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James Mackintosh

Falling prices are great if you’re a consumer. They’re no good if you’re an indebted government.

One measure of this is the interest rate the government pays, adjusted for inflation. If tax revenues rise roughly in line with inflation – and they should move br0adly with the GDP deflator as a measure of total economy prices – then higher prices equal higher tax revenues and so more ability to service debt.

Higher inflation means higher nominal GDP growth, no matter what is happening to real GDP. The result is smaller debt relative to the size of the economy – even if price rises have not left voters any better off (as measured by real GDP growth). Because bond coupons are fixed, inflation is good for borrowers and bad for lenders.

Here’s the good news on Spain: nominal 10-year bond yields and the extra interest it has to pay relative to Germany are both sharply down.

Spanish nominal bond yield

Here’s something less positive: Spanish bond yields adjusted for the GDP deflator – in other words, how much help the Spanish debt is getting from nominal GDP growth.

Spain real yield Read more

John Authers

We all now know that the Federal Reserve opted not to “taper” last week. In other words, it kept its monthly purchases of bonds at $85bn without reduction, in a move that was a surprise to many, even if the FT had made clear for a while that a taper was no foregone conclusion.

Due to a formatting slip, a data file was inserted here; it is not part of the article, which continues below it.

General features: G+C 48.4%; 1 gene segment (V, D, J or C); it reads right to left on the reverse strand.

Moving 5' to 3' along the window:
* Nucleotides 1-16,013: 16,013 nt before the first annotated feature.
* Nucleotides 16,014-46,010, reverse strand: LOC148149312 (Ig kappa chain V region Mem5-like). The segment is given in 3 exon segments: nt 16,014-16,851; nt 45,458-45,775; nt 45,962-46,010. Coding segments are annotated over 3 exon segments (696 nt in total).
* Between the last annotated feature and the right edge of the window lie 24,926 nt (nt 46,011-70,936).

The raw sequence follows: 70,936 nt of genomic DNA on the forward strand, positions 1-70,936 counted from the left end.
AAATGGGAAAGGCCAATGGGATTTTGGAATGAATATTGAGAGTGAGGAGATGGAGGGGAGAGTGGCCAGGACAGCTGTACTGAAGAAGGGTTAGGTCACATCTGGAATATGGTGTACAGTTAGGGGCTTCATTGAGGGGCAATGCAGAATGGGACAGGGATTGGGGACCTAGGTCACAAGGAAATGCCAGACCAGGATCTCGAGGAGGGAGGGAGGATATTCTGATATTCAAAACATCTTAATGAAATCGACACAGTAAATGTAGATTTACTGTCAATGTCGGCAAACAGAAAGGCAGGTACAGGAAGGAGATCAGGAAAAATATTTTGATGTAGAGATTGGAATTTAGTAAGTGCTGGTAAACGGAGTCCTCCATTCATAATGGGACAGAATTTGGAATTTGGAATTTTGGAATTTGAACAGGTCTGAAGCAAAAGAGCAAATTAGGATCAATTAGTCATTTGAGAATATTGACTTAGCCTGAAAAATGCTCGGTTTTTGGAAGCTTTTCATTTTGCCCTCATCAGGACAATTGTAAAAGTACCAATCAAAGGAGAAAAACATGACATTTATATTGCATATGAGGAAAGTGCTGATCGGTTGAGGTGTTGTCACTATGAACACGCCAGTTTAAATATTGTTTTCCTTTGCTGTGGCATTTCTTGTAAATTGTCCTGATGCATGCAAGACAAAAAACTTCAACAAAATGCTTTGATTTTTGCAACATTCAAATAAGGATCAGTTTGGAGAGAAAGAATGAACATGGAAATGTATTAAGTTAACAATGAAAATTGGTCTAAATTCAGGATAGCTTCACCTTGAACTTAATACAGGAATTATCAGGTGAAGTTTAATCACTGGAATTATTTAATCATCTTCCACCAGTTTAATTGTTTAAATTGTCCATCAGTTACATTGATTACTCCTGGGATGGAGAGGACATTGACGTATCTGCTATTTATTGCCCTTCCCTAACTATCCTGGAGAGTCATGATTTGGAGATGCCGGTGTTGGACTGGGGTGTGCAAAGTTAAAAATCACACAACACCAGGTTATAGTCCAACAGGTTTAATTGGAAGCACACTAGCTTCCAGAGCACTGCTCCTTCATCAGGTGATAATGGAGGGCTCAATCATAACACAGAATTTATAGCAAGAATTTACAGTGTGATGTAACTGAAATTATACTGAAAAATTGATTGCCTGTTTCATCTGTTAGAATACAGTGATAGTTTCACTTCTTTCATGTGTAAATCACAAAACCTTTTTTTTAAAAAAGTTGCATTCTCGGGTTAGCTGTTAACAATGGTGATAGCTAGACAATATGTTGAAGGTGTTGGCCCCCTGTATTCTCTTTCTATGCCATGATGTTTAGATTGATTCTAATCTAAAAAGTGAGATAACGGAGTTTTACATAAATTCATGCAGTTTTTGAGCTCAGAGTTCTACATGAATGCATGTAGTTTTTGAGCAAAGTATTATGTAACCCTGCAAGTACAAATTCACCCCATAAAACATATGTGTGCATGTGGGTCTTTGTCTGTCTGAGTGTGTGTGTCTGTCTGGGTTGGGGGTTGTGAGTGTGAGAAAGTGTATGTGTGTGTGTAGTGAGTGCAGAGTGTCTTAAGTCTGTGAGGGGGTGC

But have others been tapering already? The official Treasury Department data show that foreigners have this year started very gently selling down their positions of Treasuries. This is the chart:

The move is not great, but it is there. To be precise, foreign holdings of Treasuries reached $5.72tn in March, and by the end of July were at $5.59tn. This is no great change in itself, but it is changes at the margin that matter – and we already know that a “taper” or otherwise in the Fed’s bond purchases was able to generate a dramatic market reaction. So what is going on? Read more

John Authers

Lehman has, at last, been bankrupt for five years. I posted the last of the five-video series we put together for the anniversary here. This post is for those hardy few who have still not had enough of Lehman memorabilia. If you have the time and inclination, try looking through some of these videos, which I made at the time (when I was based in New York and still covered the Short View).